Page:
- Developer/Publisher: Codemasters Racing Studio/Codemasters
- Platform: PC ($49.99/£32.99), PlayStation and Xbox One (due in 2016)
- Review code provided by the publisher.
I’m an excellent driver. I know all the maneuvers – left reverse around a corner, right reverse around a corner, turn in the road – and I was turned down for an Audi because I indicate occasionally and they were worried I’d damage their reputation. But despite my crazy skills, even I learnt a thing or two from the rather brilliant Dirt Rally, a game which offers the most hardcore driving fans the chance to trash vehicles from a variety of different eras across locations around the world.
Those of us that fondly remember the Codemasters glory days of the 90s can be happy in the knowledge that those champions of championships, those kinds of cars are back with a title that lives up to their name.
Dirt Rally, the definitive rally experience
Dirt Rally is hard. Not ridiculously unfair like some games we could all mention, but actually, properly hard. You don’t get to learn one basic control scheme and then follow giant green arrows on the road – you have to learn each new car you purchase, and practicing each track is the only way to ensure you’ll top the leaderboard.
This isn’t a title that wants you to feel like Colin McRae – probably a good thing, considering – but a game that wants to challenge you. Even better, it wants you to challenge yourself.
But that’s not to mean that more casual players should be put off. The difficulty is rather flexible. If you want something that’s fully immersive, almost as if you’re a rally racer yourself, there are options there to accommodate that. Alternatively, you can pop the camera behind the car and change some of the options, granting a saving grace to players with no time to practice. It’s still not what I’d describe as easy, but it’s certainly a good deal more accessible.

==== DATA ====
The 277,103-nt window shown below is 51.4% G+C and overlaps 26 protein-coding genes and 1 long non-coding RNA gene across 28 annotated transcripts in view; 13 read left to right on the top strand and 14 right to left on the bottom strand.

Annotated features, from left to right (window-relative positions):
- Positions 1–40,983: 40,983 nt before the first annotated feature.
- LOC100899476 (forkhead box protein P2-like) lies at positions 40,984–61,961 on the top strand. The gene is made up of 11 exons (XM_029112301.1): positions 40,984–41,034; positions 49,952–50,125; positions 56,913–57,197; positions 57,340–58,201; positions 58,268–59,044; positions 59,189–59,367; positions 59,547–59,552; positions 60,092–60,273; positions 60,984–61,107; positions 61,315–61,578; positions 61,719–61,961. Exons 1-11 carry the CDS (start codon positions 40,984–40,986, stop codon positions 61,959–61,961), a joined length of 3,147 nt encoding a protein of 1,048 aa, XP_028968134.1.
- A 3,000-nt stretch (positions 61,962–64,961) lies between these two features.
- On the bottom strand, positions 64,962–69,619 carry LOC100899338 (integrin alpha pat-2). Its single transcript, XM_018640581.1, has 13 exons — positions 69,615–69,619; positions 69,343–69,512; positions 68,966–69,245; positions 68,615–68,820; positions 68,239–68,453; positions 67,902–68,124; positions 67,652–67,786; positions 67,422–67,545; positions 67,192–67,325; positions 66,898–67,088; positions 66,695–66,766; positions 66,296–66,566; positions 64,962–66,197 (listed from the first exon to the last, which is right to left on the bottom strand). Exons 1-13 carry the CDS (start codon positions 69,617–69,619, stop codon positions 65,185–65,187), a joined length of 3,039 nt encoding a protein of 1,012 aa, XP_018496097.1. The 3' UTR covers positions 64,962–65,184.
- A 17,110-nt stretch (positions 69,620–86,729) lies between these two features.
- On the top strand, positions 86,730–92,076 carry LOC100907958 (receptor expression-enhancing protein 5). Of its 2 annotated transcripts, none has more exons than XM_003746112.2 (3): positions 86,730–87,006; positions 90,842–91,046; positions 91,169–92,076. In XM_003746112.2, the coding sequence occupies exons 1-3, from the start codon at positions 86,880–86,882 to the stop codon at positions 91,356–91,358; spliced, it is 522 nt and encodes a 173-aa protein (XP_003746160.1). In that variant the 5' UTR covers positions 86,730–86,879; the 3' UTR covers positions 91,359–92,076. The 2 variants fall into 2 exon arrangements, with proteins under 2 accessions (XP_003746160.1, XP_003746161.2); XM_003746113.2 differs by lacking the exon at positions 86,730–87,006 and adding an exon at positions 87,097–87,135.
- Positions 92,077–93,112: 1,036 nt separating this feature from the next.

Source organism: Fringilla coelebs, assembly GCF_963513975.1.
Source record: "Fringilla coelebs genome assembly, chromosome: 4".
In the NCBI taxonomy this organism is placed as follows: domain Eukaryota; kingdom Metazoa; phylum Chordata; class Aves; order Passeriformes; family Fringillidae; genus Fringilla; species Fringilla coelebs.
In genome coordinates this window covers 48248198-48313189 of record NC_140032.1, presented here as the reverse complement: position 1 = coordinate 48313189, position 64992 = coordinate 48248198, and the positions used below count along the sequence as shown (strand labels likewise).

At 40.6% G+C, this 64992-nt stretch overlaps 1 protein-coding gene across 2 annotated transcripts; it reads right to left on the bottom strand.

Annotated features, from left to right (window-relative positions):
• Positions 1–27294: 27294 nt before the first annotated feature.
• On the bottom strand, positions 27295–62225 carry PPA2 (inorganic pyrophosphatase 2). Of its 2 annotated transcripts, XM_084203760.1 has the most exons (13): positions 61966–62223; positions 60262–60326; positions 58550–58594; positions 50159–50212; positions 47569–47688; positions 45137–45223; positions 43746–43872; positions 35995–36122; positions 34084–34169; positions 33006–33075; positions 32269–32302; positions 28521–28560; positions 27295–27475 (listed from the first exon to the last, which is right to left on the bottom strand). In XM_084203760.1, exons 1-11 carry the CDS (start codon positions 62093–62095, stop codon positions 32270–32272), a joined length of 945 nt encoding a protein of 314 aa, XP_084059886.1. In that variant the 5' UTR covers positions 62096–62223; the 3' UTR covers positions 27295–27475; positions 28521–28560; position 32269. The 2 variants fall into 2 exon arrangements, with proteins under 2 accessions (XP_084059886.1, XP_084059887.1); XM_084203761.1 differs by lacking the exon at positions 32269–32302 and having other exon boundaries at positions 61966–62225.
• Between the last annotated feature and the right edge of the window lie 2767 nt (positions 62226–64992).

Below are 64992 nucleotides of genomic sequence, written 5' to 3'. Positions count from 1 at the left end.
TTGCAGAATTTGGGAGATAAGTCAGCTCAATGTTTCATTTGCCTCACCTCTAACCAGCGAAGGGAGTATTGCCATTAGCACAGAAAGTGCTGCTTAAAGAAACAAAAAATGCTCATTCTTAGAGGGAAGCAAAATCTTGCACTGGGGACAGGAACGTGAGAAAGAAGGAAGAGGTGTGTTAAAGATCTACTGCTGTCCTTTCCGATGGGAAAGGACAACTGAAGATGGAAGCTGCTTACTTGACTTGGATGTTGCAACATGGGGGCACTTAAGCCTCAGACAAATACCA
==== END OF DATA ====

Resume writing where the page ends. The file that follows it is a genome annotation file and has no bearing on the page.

Life would be a good deal easier, if not for the most incredible damage you can do to your vehicle. You can have hit a cliff, rolled down a bank, punctured every tire and have your engine hanging out six feet away from the car and your co-driver will still be encouraging you to take the next bend. I’m barely exaggerating.
The first time I started the second race in a championship and saw a cloud of steam fly out of my bonnet, I knew the old method of holding the accelerator and bouncing around a track via every wall was no longer going to cut it.
At some point you’re going to realize that your vehicle isn’t quite doing what you want it to, and you’re going to want to start tinkering with it.
Changing how your car is set up is unlocked incrementally, with you being able to edit more advanced settings the more you drive a given vehicle.
This works better than you might expect, because it means you get a vague feeling for how things have changed when you buy something new. From there you can have a play with the settings via easy-to-use sliders, each of which explain precisely what they’re there for and what you’ll do if you change anything. As with everything else in Dirt Rally, playing and practicing is the key.